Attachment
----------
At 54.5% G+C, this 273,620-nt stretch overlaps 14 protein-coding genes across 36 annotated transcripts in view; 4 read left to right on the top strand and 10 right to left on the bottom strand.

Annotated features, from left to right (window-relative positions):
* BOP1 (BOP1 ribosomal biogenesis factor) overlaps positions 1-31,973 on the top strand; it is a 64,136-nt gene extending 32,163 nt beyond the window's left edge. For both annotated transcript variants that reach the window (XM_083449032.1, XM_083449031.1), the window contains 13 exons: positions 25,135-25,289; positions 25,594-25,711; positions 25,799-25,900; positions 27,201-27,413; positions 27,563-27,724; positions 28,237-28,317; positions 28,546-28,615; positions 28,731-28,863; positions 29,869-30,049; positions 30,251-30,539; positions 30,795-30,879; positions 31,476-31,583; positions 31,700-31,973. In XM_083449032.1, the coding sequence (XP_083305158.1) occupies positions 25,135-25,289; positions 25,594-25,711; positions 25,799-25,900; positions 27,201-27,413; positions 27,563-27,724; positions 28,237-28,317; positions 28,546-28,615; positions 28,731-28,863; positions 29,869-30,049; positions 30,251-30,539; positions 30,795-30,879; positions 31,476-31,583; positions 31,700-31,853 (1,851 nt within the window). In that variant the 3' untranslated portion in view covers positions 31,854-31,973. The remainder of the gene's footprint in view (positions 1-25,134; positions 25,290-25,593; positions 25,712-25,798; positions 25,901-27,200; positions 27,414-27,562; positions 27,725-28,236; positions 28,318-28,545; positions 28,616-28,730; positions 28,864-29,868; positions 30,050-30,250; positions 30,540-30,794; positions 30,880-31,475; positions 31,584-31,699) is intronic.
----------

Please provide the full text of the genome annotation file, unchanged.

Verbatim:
At 54.5% G+C, this 273,620-nt stretch overlaps 14 protein-coding genes across 36 annotated transcripts in view; 4 read left to right on the top strand and 10 right to left on the bottom strand.

Annotated features, from left to right (window-relative positions):
* BOP1 (BOP1 ribosomal biogenesis factor) overlaps positions 1-31,973 on the top strand; it is a 64,136-nt gene extending 32,163 nt beyond the window's left edge. For both annotated transcript variants that reach the window (XM_083449032.1, XM_083449031.1), the window contains 13 exons: positions 25,135-25,289; positions 25,594-25,711; positions 25,799-25,900; positions 27,201-27,413; positions 27,563-27,724; positions 28,237-28,317; positions 28,546-28,615; positions 28,731-28,863; positions 29,869-30,049; positions 30,251-30,539; positions 30,795-30,879; positions 31,476-31,583; positions 31,700-31,973. In XM_083449032.1, the coding sequence (XP_083305158.1) occupies positions 25,135-25,289; positions 25,594-25,711; positions 25,799-25,900; positions 27,201-27,413; positions 27,563-27,724; positions 28,237-28,317; positions 28,546-28,615; positions 28,731-28,863; positions 29,869-30,049; positions 30,251-30,539; positions 30,795-30,879; positions 31,476-31,583; positions 31,700-31,853 (1,851 nt within the window). In that variant the 3' untranslated portion in view covers positions 31,854-31,973. The remainder of the gene's footprint in view (positions 1-25,134; positions 25,290-25,593; positions 25,712-25,798; positions 25,901-27,200; positions 27,414-27,562; positions 27,725-28,236; positions 28,318-28,545; positions 28,616-28,730; positions 28,864-29,868; positions 30,050-30,250; positions 30,540-30,794; positions 30,880-31,475; positions 31,584-31,699) is intronic.